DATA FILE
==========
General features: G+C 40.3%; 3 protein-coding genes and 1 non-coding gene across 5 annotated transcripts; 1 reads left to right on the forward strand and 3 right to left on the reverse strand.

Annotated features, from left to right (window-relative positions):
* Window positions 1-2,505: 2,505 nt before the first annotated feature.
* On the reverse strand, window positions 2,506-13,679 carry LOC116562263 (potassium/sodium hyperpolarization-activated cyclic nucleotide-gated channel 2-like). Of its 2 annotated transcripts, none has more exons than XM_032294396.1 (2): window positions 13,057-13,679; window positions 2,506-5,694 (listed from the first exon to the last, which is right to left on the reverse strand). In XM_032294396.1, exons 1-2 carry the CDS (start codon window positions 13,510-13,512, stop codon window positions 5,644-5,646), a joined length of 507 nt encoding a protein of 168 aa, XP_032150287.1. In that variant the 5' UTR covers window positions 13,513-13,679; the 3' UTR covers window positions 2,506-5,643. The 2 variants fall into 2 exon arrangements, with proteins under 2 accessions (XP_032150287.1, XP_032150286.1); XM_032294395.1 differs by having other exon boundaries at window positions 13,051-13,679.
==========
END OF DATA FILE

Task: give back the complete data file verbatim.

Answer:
General features: G+C 40.3%; 3 protein-coding genes and 1 non-coding gene across 5 annotated transcripts; 1 reads left to right on the forward strand and 3 right to left on the reverse strand.

Annotated features, from left to right (window-relative positions):
* Window positions 1-2,505: 2,505 nt before the first annotated feature.
* On the reverse strand, window positions 2,506-13,679 carry LOC116562263 (potassium/sodium hyperpolarization-activated cyclic nucleotide-gated channel 2-like). Of its 2 annotated transcripts, none has more exons than XM_032294396.1 (2): window positions 13,057-13,679; window positions 2,506-5,694 (listed from the first exon to the last, which is right to left on the reverse strand). In XM_032294396.1, exons 1-2 carry the CDS (start codon window positions 13,510-13,512, stop codon window positions 5,644-5,646), a joined length of 507 nt encoding a protein of 168 aa, XP_032150287.1. In that variant the 5' UTR covers window positions 13,513-13,679; the 3' UTR covers window positions 2,506-5,643. The 2 variants fall into 2 exon arrangements, with proteins under 2 accessions (XP_032150287.1, XP_032150286.1); XM_032294395.1 differs by having other exon boundaries at window positions 13,051-13,679.